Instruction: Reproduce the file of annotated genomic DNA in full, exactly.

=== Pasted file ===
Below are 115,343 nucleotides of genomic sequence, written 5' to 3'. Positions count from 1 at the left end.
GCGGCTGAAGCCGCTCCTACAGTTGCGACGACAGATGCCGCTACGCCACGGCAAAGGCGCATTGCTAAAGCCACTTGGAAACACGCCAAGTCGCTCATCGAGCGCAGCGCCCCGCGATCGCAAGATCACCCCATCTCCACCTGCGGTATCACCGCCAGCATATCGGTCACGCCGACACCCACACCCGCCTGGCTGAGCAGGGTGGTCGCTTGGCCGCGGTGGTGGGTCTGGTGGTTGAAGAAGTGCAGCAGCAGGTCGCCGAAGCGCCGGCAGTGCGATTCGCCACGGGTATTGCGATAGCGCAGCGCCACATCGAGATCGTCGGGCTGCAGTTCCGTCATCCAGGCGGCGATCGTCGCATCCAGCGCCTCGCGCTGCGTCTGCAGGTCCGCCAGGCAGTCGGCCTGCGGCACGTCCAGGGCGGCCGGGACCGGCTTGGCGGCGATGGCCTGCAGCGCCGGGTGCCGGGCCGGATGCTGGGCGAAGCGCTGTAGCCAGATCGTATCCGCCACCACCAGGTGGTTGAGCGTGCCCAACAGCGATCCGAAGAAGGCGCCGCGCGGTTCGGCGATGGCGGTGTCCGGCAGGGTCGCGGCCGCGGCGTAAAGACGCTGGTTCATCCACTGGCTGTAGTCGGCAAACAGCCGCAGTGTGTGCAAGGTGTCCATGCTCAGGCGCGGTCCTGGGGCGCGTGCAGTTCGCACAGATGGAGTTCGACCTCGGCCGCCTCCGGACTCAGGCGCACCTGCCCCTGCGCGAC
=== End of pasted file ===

Below are 115,343 nucleotides of genomic sequence, written 5' to 3'. Positions count from 1 at the left end.
GCGGCTGAAGCCGCTCCTACAGTTGCGACGACAGATGCCGCTACGCCACGGCAAAGGCGCATTGCTAAAGCCACTTGGAAACACGCCAAGTCGCTCATCGAGCGCAGCGCCCCGCGATCGCAAGATCACCCCATCTCCACCTGCGGTATCACCGCCAGCATATCGGTCACGCCGACACCCACACCCGCCTGGCTGAGCAGGGTGGTCGCTTGGCCGCGGTGGTGGGTCTGGTGGTTGAAGAAGTGCAGCAGCAGGTCGCCGAAGCGCCGGCAGTGCGATTCGCCACGGGTATTGCGATAGCGCAGCGCCACATCGAGATCGTCGGGCTGCAGTTCCGTCATCCAGGCGGCGATCGTCGCATCCAGCGCCTCGCGCTGCGTCTGCAGGTCCGCCAGGCAGTCGGCCTGCGGCACGTCCAGGGCGGCCGGGACCGGCTTGGCGGCGATGGCCTGCAGCGCCGGGTGCCGGGCCGGATGCTGGGCGAAGCGCTGTAGCCAGATCGTATCCGCCACCACCAGGTGGTTGAGCGTGCCCAACAGCGATCCGAAGAAGGCGCCGCGCGGTTCGGCGATGGCGGTGTCCGGCAGGGTCGCGGCCGCGGCGTAAAGACGCTGGTTCATCCACTGGCTGTAGTCGGCAAACAGCCGCAGTGTGTGCAAGGTGTCCATGCTCAGGCGCGGTCCTGGGGCGCGTGCAGTTCGCACAGATGGAGTTCGACCTCGGCCGCCTCCGGACTCAGGCGCACCTGCCCCTGCGCGAC